|Translation #4: Inverse by Boris Zakic|
When a new year comes, we greet it by looking back. Everyone is posting their top picks for favorite books, best movies, and edgy music from 2013. Because everyone has different lists, these picks become the harsh reminder that I missed out on so much in 2013! But, of course the more I look back, the more I’ll miss out on what’s right in front of me. It’s time to look on to 2014.
I subscribe to many literary review email updates, one of which is Boston Review. Their new year header read “Poetry Matters: the 20 Top Poems of 2013” which you can read here. Okay, so it’s not an entirely accurate headline because they actually are posting the “most-read” poems on their website as opposed to giving it a vote. But either way there are some gems in here.
Even I get caught up looking back. But I’ve decided to also take these poems forward into 2014. I’m going to do what’s called an “inverse translation” on ten of these poems. This is an English-to-English rendering, where I write the opposite word, phrase, or sentiment of a poem to create something entirely different. I’m not doing this because I think I can improve upon these original poems. I do it to honor these poems. I rewrite poems because it means I get to work intimately with the work, which helps me better understand the authors’ intent, and also gives me the space to create something new. I invite anyone who wants to join in the fun to inverse translate these original poems, mistranslate my poems, or even pick your own top 5 and mistranslate those. I’d love to see how others interpret or purposely misinterpret them.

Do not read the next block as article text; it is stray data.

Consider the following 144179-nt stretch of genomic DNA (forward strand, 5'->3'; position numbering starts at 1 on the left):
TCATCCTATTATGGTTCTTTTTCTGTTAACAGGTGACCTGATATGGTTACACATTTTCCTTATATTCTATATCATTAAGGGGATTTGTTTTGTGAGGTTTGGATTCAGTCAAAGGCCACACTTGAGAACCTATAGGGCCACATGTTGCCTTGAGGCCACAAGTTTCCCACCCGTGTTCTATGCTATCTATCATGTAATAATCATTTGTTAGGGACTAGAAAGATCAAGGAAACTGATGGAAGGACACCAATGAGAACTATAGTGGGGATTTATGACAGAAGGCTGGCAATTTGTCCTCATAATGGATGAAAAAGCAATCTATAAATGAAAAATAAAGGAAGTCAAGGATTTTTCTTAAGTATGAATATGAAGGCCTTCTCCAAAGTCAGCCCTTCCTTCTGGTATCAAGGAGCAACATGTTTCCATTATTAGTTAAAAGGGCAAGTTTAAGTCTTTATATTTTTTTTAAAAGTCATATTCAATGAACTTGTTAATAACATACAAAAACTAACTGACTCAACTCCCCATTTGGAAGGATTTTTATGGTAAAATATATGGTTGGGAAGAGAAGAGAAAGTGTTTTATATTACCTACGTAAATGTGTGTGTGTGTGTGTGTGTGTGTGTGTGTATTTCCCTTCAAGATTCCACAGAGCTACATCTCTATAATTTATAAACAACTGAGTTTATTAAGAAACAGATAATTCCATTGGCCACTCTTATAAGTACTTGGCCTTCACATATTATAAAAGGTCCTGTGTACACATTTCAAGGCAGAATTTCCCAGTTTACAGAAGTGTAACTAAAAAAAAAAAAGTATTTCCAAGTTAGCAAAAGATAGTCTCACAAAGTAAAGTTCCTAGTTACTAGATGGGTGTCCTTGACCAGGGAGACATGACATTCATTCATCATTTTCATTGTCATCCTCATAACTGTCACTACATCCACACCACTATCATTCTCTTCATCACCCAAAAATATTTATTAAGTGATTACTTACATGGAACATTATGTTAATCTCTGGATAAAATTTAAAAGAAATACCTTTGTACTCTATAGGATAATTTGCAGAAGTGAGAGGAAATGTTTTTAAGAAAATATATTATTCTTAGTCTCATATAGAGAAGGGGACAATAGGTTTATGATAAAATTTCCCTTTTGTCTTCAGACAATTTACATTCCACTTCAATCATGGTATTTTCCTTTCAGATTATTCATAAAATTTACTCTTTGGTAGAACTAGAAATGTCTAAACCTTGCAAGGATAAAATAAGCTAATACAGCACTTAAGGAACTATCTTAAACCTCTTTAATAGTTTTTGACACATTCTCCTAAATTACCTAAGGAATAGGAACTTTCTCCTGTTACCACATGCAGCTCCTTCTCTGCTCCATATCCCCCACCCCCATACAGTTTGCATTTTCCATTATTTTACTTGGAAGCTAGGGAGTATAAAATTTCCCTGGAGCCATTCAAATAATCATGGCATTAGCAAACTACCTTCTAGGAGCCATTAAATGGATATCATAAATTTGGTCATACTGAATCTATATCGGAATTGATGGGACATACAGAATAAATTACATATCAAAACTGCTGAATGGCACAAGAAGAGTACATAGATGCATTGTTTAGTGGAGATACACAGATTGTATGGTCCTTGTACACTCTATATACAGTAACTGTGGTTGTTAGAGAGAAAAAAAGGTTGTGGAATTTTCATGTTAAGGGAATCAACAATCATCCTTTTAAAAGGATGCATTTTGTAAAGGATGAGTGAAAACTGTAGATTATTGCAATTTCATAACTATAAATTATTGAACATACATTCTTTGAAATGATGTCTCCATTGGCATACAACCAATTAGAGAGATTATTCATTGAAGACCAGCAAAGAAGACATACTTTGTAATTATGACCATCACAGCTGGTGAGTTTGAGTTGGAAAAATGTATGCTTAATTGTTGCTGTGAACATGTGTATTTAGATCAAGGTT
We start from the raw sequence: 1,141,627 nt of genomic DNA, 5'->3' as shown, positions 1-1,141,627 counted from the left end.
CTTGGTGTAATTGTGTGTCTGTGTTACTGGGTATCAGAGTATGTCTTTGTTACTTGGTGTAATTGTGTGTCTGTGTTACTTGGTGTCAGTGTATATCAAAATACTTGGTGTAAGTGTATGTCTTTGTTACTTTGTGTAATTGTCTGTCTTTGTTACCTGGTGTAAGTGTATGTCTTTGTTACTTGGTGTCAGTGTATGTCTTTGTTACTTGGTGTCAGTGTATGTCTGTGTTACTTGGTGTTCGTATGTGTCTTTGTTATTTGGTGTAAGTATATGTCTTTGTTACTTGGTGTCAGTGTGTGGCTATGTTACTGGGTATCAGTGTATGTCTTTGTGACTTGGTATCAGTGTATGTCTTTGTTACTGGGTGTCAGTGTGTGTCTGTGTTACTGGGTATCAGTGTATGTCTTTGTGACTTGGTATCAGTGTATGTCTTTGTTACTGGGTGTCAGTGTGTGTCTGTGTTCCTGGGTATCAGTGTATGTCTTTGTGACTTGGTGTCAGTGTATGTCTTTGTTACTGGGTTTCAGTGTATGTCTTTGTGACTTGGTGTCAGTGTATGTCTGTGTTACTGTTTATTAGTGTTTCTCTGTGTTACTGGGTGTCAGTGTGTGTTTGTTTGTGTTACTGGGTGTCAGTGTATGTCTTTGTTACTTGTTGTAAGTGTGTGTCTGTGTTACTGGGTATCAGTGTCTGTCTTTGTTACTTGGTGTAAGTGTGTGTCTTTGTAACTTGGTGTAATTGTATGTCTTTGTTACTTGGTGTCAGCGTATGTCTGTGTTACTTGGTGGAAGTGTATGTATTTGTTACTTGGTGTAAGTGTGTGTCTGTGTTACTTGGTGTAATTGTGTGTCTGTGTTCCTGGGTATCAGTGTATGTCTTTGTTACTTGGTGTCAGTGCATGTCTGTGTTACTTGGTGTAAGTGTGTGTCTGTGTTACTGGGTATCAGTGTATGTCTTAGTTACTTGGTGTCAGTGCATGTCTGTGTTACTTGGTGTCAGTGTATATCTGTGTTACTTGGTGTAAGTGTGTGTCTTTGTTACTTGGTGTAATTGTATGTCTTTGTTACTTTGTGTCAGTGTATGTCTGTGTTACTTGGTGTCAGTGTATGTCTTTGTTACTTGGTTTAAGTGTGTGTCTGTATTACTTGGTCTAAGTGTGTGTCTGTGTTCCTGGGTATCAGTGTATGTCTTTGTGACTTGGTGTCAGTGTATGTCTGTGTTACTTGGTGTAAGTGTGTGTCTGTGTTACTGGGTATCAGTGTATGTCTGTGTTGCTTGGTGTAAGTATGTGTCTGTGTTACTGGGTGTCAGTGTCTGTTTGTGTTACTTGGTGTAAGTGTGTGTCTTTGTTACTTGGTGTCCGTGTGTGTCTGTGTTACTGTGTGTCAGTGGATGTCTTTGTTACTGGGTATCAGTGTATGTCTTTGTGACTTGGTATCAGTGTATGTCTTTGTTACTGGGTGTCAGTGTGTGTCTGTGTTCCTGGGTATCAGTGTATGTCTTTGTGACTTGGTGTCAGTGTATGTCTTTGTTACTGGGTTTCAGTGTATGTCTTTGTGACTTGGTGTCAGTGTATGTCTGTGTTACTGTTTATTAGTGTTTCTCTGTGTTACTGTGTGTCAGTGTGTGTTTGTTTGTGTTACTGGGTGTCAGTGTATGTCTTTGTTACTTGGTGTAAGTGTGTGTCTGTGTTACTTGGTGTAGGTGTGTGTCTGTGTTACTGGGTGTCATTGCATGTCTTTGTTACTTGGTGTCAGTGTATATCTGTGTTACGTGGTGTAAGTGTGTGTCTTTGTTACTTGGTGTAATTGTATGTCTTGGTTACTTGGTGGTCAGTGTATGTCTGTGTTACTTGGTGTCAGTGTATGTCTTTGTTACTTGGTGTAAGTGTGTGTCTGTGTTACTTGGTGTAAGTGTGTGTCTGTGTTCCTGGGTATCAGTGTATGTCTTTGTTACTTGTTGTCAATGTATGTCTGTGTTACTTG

Check out the inverse translations of Boston Review’s Top 20 right here.